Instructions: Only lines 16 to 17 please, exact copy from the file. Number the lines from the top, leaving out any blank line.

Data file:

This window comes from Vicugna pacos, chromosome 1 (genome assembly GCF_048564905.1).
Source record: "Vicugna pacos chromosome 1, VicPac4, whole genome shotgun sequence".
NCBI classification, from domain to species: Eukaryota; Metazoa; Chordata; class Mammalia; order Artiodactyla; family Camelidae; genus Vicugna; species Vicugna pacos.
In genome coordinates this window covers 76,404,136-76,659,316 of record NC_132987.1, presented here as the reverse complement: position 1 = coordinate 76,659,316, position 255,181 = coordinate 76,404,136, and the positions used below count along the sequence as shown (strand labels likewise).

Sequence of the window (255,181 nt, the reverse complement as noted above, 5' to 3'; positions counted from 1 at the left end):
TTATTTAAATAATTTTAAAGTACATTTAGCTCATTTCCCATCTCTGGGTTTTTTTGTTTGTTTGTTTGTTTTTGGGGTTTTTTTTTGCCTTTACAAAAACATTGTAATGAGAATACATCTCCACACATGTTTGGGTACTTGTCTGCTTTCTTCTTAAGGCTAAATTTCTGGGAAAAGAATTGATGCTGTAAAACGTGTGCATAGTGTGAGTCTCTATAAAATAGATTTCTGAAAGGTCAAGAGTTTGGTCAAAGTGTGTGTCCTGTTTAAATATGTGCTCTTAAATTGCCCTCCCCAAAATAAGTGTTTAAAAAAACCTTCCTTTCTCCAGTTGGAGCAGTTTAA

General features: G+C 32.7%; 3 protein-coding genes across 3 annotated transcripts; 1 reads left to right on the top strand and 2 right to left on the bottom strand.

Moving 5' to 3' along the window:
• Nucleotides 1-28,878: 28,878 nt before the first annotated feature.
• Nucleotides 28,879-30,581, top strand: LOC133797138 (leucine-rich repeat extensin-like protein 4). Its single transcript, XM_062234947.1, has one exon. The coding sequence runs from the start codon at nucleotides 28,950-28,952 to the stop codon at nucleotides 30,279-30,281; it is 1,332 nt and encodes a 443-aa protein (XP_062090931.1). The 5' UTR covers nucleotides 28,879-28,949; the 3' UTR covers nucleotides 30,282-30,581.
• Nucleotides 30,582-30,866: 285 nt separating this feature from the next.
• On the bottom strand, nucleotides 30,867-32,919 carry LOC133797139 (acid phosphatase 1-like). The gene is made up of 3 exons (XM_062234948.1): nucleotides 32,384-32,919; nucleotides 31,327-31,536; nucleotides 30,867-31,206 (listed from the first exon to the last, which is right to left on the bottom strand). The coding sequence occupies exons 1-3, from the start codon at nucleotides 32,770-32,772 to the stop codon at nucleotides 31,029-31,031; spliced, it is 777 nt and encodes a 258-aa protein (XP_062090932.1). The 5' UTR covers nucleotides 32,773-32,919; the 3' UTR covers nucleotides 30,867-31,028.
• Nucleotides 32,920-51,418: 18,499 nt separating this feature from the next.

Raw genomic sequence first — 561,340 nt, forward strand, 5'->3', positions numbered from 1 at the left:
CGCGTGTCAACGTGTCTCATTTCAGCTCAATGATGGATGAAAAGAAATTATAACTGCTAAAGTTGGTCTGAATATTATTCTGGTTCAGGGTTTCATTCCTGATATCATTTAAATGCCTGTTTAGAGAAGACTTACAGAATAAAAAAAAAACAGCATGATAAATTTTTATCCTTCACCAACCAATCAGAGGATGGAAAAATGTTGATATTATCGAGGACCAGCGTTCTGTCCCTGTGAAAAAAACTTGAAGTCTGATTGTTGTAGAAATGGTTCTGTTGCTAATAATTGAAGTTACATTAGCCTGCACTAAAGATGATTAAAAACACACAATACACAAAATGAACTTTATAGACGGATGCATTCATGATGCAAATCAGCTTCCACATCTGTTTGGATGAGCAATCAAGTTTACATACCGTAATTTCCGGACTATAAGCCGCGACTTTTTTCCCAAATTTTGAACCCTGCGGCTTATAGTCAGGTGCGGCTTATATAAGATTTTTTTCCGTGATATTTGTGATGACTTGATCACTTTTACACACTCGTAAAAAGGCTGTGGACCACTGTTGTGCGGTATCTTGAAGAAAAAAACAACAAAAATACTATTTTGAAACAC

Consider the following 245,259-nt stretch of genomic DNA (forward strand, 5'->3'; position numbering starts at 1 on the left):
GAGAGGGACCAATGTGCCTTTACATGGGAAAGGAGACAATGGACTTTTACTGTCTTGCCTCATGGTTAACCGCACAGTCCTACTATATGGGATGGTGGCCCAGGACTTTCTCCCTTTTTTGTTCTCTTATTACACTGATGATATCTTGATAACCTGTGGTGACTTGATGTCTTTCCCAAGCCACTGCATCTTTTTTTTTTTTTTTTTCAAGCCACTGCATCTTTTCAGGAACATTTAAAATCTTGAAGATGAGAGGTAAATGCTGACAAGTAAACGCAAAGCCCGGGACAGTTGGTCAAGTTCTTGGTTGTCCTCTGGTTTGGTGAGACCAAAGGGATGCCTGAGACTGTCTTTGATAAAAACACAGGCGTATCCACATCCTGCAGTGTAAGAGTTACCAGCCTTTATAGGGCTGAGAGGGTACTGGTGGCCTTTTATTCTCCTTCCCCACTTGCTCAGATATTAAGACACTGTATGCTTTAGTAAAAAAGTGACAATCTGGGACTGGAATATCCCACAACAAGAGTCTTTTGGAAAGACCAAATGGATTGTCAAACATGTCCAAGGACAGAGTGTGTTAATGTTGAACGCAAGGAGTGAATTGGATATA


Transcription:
Consider the following 245,259-nt stretch of genomic DNA (forward strand, 5'->3'; position numbering starts at 1 on the left):
GAGAGGGACCAATGTGCCTTTACATGGGAAAGGAGACAATGGACTTTTACTGTCTTGCCTCATGGTTAACCGCACAGTCCTACTATATGGGATGGTGGCCCAGGACTTTCTCCCTTTTTTGTTCTCTTATTACACTGATGATATCTTGATAACCTGTGGTGACTTGATGTCTTTCCCAAGCCACTGCATCTTTTTTTTTTTTTTTTTCAAGCCACTGCATCTTTTCAGGAACATTTAAAATCTTGAAGATGAGAGGTAAATGCTGACAAGTAAACGCAAAGCCCGGGACAGTTGGTCAAGTTCTTGGTTGTCCTCTGGTTTGGTGAGACCAAAGGGATGCCTGAGACTGTCTTTGATAAAAACACAGGCGTATCCACATCCTGCAGTGTAAGAGTTACCAGCCTTTATAGGGCTGAGAGGGTACTGGTGGCCTTTTATTCTCCTTCCCCACTTGCTCAGATATTAAGACACTGTATGCTTTAGTAAAAAAGTGACAATCTGGGACTGGAATATCCCACAACAAGAGTCTTTTGGAAAGACCAAATGGATTGTCAAACATGTCCAAGGACAGAGTGTGTTAATGTTGAACGCAAGGAGTGAATTGGATATA